I agree If you want to market a product it should stand on its own merits, but the ag industry has found a way to get the goverment to mandate their product and make the public pay for it whether they use it or not.
    Look up info on E85 transport sometime, its corrosive properties have that industry worried enough that its not allowed to be piped or shipped in systems that ship normal fuel, has to have its own pipes and tankers.
    Ethanol is an Oxidizer, doesnt need moisture or oxygen to create corrosion.

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  4. #13
    Jr. Apprentice
    Join Date
    Jun 2013
    Location
    San Antonio, TX
    Posts
    25

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    Quote Originally Posted by tbplus10 View Post
    Mike if ya ever want to read some real interesting stuff about E-85 or Ethanol in general google " E-85 FAA and EPA".
    Outside of aviation circles no one paid much attention to the fact the EPA reversed its fuel policies for Ethanol use in aircraft engines due to proven corrosion issues after the FAA put pressure on the EPA and threatened to take the issue to congress.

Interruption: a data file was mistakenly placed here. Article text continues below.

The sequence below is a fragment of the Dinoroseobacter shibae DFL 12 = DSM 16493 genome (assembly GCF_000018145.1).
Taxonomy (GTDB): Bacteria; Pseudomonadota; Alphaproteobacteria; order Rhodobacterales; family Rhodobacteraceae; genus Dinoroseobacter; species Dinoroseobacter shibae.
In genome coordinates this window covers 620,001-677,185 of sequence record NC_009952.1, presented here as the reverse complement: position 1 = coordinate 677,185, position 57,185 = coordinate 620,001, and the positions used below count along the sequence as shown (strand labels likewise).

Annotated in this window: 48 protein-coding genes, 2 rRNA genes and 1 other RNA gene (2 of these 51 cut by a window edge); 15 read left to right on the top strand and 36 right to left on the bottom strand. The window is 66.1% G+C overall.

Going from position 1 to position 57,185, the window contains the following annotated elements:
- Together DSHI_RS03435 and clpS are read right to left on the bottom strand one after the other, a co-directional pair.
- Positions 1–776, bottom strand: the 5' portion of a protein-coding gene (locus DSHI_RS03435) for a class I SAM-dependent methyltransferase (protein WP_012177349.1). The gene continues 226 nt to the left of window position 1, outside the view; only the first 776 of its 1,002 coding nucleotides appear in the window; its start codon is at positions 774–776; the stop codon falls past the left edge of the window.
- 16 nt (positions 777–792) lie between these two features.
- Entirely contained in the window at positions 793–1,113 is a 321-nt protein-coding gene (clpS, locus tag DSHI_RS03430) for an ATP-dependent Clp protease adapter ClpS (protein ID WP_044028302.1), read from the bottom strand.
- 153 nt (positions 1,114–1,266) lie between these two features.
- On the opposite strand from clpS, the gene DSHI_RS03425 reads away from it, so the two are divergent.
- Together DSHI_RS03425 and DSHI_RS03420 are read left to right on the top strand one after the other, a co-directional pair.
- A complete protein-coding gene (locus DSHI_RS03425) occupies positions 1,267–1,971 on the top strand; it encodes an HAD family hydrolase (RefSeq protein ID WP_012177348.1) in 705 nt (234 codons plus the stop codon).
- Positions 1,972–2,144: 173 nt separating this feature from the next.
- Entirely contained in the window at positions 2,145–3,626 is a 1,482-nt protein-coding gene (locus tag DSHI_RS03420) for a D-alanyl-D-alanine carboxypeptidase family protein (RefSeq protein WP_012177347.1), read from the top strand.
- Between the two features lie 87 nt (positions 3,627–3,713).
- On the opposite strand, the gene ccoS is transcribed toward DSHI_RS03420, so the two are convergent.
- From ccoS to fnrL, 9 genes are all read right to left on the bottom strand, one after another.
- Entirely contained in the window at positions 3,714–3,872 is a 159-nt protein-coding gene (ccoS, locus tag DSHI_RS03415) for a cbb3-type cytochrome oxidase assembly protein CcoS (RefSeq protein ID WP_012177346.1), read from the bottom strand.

The EPA admitted ethanol was behind corrosion issues in auto, marine, small engine, and gas powered aircraft engines. But their decision was the public could just eat the added cost as long as their policies were followed. The FAA stuck it to them hard but the changes only affect aircraft.
    The EPA has put waivers in place for certain marine engines and antique vehicles but the info is so vague Ive yet to find anyone that knows what it means or how to get the waivers.
    I agree If you want to market a product it should stand on its own merits, but the ag industry has found a way to get the goverment to mandate their product and make the public pay for it whether they use it or not.
    Look up info on E85 transport sometime, its corrosive properties have that industry worried enough that its not allowed to be piped or shipped in systems that ship normal fuel, has to have its own pipes and tankers.
    Ethanol is an Oxidizer, doesnt need moisture or oxygen to create corrosion.
    Thanks for the info. I'll have to check that article out.

    - - - Updated - - -